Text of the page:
“Fresh out of college in the 1980s, I interviewed for a job with a stock brokerage firm. It was relatively young and emphasized the sky was the limit in terms of potential earnings.
I asked a question, ‘How much is the base minimum salary?’
The response was, ‘We don’t believe in putting a limit on how much you earn.’
I responded, ‘This has been quite clear from the very beginning with our talk of high commissions and potentially sky-high commissions, but is there a floor?’
Again came the response, ‘We don’t believe in putting a limit on how much you earn.’
I pondered for a moment as a realization dawned on me exactly what was being said.
‘So what you are telling me,’ I replied, ‘Is that you want me to move 250 miles to a new city, get housing, and begin working for you with no guarantee of getting paid anything at all? Surely you don’t think I’m that crazy, do you?’
I stood up, shook hands with the interviewer, and left.
About 18 months later, the principals of the firm were all indicted on federal charges. It seemed not only were they churning accounts and tacking on fees to their customers, but they were also skimming the commissions of their brokers. I definitely made the right choice.”
“I was interviewing at a large insurance company that will remain nameless. They had me come in to meet with the new sales manager. I was told they had been cleaning house, and this was the guy who would ‘save the branch.’ Well, he was an idiot and knew nothing about sales, and I figured that out rather quickly.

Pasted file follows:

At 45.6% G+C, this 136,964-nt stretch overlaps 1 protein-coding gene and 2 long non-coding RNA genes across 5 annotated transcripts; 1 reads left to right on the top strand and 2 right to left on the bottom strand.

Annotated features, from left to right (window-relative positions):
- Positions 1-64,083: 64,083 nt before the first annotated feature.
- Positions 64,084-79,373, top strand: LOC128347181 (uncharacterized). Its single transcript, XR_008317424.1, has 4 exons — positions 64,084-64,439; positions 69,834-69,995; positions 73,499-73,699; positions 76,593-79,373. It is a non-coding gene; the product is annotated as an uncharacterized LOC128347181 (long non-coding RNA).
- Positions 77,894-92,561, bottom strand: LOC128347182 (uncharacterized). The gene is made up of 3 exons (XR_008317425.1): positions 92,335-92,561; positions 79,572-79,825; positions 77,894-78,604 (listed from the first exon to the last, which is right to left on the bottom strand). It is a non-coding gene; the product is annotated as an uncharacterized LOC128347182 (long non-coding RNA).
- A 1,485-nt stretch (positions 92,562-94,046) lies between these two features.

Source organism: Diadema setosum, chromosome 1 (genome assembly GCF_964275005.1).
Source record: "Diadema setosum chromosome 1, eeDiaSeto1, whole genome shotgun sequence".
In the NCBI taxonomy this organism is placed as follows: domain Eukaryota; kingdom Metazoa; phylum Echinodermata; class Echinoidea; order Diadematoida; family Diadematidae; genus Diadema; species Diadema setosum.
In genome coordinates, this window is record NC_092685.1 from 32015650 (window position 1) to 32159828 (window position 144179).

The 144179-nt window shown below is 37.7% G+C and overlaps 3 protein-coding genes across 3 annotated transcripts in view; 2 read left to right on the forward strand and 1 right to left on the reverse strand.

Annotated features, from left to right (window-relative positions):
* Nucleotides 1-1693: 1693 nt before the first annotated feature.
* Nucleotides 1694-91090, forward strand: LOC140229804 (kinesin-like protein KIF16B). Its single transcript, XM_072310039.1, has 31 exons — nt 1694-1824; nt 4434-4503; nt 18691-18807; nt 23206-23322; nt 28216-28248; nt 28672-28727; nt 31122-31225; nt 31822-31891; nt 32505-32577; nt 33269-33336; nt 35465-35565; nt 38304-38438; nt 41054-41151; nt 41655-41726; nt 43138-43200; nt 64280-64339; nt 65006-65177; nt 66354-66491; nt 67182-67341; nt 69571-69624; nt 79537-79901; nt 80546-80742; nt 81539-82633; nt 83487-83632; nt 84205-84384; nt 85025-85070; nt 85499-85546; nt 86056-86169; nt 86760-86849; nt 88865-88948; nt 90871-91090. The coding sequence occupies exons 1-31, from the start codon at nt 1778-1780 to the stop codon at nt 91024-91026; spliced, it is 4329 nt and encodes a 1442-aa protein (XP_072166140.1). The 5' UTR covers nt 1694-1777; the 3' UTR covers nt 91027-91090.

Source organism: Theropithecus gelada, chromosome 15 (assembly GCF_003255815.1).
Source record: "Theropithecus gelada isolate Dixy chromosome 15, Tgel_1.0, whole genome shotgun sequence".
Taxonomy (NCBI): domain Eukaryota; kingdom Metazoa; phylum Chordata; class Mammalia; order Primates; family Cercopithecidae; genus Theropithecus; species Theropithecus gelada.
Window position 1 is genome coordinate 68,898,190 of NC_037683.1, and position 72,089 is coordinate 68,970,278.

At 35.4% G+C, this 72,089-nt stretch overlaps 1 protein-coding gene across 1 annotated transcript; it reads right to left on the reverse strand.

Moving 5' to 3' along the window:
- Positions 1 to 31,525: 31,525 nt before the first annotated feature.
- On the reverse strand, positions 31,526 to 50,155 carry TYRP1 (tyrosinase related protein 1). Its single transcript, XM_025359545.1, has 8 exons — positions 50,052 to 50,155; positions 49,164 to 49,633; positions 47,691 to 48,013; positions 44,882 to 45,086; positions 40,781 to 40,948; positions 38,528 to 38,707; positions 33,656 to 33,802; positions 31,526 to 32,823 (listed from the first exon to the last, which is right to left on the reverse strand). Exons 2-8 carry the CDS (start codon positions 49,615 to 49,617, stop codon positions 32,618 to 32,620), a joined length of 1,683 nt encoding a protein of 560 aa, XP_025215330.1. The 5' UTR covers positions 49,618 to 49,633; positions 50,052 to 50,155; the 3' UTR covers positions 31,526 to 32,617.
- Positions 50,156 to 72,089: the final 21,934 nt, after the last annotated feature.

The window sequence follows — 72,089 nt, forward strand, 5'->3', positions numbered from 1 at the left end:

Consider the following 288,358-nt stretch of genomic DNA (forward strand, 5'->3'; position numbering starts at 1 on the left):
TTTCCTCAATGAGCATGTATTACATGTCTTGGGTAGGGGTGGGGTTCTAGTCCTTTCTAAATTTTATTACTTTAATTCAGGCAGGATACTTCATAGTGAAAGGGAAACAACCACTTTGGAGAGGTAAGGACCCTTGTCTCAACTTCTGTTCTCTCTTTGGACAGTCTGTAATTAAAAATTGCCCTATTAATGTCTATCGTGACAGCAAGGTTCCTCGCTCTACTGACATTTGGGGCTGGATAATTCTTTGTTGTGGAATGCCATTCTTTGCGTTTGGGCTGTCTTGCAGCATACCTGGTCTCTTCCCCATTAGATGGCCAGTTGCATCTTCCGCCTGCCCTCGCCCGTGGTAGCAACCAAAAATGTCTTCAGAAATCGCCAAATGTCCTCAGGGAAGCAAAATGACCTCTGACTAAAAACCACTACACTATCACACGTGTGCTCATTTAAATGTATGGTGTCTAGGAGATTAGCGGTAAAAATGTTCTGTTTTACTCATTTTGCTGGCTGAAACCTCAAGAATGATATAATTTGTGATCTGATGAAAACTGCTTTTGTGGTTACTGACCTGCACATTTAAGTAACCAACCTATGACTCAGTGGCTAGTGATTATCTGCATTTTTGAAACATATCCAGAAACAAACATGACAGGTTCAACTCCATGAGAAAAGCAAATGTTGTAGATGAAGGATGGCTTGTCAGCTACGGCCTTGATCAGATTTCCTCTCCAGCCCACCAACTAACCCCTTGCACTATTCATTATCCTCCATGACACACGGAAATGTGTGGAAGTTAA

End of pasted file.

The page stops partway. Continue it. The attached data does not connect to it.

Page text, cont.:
For those that don’t understand sales, or get a bad taste in their mouths just hearing about it, let me be clear that it is not an easy job. It is also not one that involves ‘pushing things’ on people. In fact, the best salespeople are some of the most amazing listeners you’ll ever meet. I think it’s the only reason I ever managed to work in sales, along with being able to build rapport with about anyone. In fact, there is a great talk from Tyler Bosmeny, the founder and CEO of Clever, where he explains how he monitors sales calls in his organization by time spent talking. If the prospect does 75 percent of the talking, there is a good chance a sale will be made. If his rep did that much talking, he can pretty well bet they won’t close any new business there.
Back to this interview, the new sales manager spent almost the entire interview talking to me. He actually told me, ‘Selling is in the telling.’
This is almost laughable because the actual quote used in sales departments is, ‘Selling ain’t in the telling.’ This guy was clueless. He kept flexing his ego the whole time. Then he began asking me utterly illegal interview questions about my personal life.
After this, though it hadn’t been discussed at all, he said I would have to work for several hours being monitored by others to assess my sales skills. So without having budgeted the time for it, he sat me down at an empty desk, gave me a sheet of leads, and had me start calling people trying to close business for them. Without pay. Without being employed in any way.
After two hours of this nonsense, I let him know I had other engagements and politely asked to leave.
He said, ‘Well, if you want,’ as though it would cost me the job.
I went home and wrote an email to the executive in charge of HR, and received a follow-up call the next day during which I explained how messed up the interview process was. I have never interacted with that company again, and when I see job ads from them, I can only roll my eyes.”